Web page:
A Year ago today, Farset Labs opened it’s doors for the first time.
After having spent months in property hunting, and searching for commercial support, and years of community development, with a meagre equipment list, 12 paying members, three (also paying) directors, 2000sqft of dirty, dusty, derelict, (and occasionally, dangerous) workspace and a financial timebomb ticking over our heads when the place would implode if it wasn’t a success.
Today we count 54 members (and counting), over 350 individual event attendees, heading-to-5 (still paying) directors, an equipment list that rivals some research labs, a deserved reputation for creativity, STEAM outreach, community inclusion, irreverence and an almost chaotic ethos of openness, and a list of individuals and organisations that we’ve worked with that constitutes one of the best inter-organisation networks in Northern Ireland.
We’re not gonna make a big deal about it; we’ve got a MASSIVE PARTY to do that later, but I wanted to highlight a few points of awesome.
- It has quite literally been done with no money and no paid ‘staff’; apart from an emergency injection of cash by the directors over the whole legal issue, we’ve been self sustaining thanks to event fees, event sponsorship, and membership dues. We have had no generic support from any agency, or organisation. We had one paying corporate member, AISN, who unfortunately had their own funding cut. We were sorry to see them go, but it goes to show that not everything that’s awesome is massively funded by a government sponsored acronym… (Although some would like to claim that they support us indirectly, which is kinda like saying I support those agencies through my taxes and therefore should get credit for their work…)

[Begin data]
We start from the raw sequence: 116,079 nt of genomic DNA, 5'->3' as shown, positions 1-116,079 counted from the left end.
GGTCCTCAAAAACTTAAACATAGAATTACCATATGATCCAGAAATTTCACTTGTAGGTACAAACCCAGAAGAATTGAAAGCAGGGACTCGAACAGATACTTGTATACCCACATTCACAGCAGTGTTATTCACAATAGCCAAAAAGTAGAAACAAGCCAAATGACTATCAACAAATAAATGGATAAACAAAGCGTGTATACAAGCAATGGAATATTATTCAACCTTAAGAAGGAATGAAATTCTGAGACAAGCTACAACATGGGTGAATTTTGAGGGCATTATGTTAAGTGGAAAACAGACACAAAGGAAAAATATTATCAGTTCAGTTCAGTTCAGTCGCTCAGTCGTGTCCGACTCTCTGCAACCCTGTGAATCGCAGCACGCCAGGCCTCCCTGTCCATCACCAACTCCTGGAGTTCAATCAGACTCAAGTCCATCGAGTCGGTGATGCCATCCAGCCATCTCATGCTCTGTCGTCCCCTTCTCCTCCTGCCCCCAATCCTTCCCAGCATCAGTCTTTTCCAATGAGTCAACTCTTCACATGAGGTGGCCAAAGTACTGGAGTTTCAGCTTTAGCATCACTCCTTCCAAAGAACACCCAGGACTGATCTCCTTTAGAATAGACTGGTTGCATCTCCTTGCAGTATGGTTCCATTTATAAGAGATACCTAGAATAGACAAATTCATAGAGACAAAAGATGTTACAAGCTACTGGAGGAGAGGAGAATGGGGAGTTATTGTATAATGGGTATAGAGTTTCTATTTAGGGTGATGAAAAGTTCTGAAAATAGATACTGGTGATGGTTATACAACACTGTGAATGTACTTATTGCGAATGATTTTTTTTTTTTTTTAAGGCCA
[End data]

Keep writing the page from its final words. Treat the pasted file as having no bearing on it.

- Eoghan and David have been legendary; two undergrads of Electrical Engineering and Physics respectively being able to manage both their academic commitments and to dedicate time and energy to keeping Farset going and growing, with no payback other than the execution of their passions, they are a brilliant example to the next generation of young social entrepreneurs.
- We’ve finally got to a level of stability that we can put some energy behind our outreach projects. CoderDojo is turning out to be a massive success, and school visits and career day talks have been a great success and will continue.
After a year, we’re just about on our feet, but the challenges, financial and organisational, grow with each week, but we’re still having fun, and now we know we’re making a positive difference in the world.
PS I was just reminded of the below post; haven’t quite hit all the targets but it shows how far we’ve come.